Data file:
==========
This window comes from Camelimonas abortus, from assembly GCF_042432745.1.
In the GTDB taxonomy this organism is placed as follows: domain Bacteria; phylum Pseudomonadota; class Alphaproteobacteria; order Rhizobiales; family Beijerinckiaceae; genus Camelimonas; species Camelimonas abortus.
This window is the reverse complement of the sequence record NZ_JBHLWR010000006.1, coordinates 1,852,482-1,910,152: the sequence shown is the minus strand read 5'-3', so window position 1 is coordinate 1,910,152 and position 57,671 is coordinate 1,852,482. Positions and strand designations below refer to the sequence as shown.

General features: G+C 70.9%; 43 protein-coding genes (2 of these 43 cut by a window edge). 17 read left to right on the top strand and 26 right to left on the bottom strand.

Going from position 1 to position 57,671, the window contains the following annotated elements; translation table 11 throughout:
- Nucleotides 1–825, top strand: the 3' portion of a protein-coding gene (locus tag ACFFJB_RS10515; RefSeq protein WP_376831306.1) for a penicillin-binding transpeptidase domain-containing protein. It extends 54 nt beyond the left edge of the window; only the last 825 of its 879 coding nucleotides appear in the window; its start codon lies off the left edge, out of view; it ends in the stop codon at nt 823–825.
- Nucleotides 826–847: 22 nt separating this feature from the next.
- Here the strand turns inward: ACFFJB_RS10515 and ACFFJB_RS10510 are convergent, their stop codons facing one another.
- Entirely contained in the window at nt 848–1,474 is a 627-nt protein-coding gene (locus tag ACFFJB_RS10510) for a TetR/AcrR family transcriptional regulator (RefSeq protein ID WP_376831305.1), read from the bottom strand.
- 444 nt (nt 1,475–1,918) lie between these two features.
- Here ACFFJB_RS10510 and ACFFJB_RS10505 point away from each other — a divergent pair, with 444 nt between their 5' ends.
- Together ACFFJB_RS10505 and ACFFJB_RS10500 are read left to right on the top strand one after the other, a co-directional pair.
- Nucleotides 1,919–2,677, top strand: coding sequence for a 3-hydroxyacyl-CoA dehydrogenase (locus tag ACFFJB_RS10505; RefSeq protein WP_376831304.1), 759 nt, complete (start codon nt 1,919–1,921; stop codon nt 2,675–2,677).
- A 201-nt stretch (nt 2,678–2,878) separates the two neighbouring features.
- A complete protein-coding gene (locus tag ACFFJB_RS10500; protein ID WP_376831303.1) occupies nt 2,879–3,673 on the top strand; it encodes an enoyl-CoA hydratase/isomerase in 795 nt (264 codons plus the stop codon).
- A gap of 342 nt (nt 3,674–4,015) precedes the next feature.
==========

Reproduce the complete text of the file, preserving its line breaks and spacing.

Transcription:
This window comes from Camelimonas abortus, from assembly GCF_042432745.1.
In the GTDB taxonomy this organism is placed as follows: domain Bacteria; phylum Pseudomonadota; class Alphaproteobacteria; order Rhizobiales; family Beijerinckiaceae; genus Camelimonas; species Camelimonas abortus.
This window is the reverse complement of the sequence record NZ_JBHLWR010000006.1, coordinates 1,852,482-1,910,152: the sequence shown is the minus strand read 5'-3', so window position 1 is coordinate 1,910,152 and position 57,671 is coordinate 1,852,482. Positions and strand designations below refer to the sequence as shown.

General features: G+C 70.9%; 43 protein-coding genes (2 of these 43 cut by a window edge). 17 read left to right on the top strand and 26 right to left on the bottom strand.

Going from position 1 to position 57,671, the window contains the following annotated elements; translation table 11 throughout:
- Nucleotides 1–825, top strand: the 3' portion of a protein-coding gene (locus tag ACFFJB_RS10515; RefSeq protein WP_376831306.1) for a penicillin-binding transpeptidase domain-containing protein. It extends 54 nt beyond the left edge of the window; only the last 825 of its 879 coding nucleotides appear in the window; its start codon lies off the left edge, out of view; it ends in the stop codon at nt 823–825.
- Nucleotides 826–847: 22 nt separating this feature from the next.
- Here the strand turns inward: ACFFJB_RS10515 and ACFFJB_RS10510 are convergent, their stop codons facing one another.
- Entirely contained in the window at nt 848–1,474 is a 627-nt protein-coding gene (locus tag ACFFJB_RS10510) for a TetR/AcrR family transcriptional regulator (RefSeq protein ID WP_376831305.1), read from the bottom strand.
- 444 nt (nt 1,475–1,918) lie between these two features.
- Here ACFFJB_RS10510 and ACFFJB_RS10505 point away from each other — a divergent pair, with 444 nt between their 5' ends.
- Together ACFFJB_RS10505 and ACFFJB_RS10500 are read left to right on the top strand one after the other, a co-directional pair.
- Nucleotides 1,919–2,677, top strand: coding sequence for a 3-hydroxyacyl-CoA dehydrogenase (locus tag ACFFJB_RS10505; RefSeq protein WP_376831304.1), 759 nt, complete (start codon nt 1,919–1,921; stop codon nt 2,675–2,677).
- A 201-nt stretch (nt 2,678–2,878) separates the two neighbouring features.
- A complete protein-coding gene (locus tag ACFFJB_RS10500; protein ID WP_376831303.1) occupies nt 2,879–3,673 on the top strand; it encodes an enoyl-CoA hydratase/isomerase in 795 nt (264 codons plus the stop codon).
- A gap of 342 nt (nt 3,674–4,015) precedes the next feature.